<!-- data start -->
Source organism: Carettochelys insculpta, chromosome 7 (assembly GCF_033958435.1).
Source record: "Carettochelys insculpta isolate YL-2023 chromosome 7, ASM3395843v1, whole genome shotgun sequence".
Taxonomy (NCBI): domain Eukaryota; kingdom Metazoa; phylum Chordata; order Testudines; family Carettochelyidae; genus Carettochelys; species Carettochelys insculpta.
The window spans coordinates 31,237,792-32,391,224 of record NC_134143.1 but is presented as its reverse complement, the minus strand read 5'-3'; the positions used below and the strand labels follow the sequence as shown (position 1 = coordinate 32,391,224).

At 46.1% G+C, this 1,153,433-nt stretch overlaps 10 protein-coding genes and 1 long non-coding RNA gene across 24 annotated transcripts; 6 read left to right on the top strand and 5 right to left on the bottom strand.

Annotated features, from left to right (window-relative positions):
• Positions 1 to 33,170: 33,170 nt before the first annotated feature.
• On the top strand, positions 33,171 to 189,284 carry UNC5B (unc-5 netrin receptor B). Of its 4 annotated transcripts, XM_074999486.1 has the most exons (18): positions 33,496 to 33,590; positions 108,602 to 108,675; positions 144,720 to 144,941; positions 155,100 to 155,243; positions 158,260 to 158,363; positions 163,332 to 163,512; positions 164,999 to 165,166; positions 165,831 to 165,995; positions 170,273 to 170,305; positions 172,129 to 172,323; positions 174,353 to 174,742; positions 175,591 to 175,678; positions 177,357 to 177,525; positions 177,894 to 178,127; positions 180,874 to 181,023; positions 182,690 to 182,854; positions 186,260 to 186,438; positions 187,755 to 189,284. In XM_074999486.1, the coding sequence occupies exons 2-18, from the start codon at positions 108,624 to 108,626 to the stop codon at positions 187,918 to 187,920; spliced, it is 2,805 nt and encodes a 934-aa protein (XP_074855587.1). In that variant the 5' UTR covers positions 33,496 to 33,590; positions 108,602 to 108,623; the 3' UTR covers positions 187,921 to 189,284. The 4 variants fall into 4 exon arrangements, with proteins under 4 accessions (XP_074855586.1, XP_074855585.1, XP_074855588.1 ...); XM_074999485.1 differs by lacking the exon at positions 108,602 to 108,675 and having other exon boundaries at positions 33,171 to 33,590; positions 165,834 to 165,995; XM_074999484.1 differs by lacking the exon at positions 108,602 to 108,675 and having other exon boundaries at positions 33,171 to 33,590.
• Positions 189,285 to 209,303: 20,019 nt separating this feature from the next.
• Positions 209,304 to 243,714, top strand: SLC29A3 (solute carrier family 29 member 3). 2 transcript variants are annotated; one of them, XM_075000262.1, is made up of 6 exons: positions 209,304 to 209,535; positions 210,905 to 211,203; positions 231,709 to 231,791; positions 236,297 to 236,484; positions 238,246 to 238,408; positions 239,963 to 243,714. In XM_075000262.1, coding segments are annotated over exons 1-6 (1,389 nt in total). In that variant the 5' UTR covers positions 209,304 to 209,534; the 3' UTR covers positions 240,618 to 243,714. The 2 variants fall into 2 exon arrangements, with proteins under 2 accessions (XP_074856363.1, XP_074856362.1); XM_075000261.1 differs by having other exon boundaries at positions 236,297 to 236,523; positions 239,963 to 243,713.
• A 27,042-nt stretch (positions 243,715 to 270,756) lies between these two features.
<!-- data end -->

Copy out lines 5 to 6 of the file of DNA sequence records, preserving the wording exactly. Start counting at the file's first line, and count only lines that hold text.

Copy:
At 46.1% G+C, this 1,153,433-nt stretch overlaps 10 protein-coding genes and 1 long non-coding RNA gene across 24 annotated transcripts; 6 read left to right on the top strand and 5 right to left on the bottom strand.

Annotated features, from left to right (window-relative positions):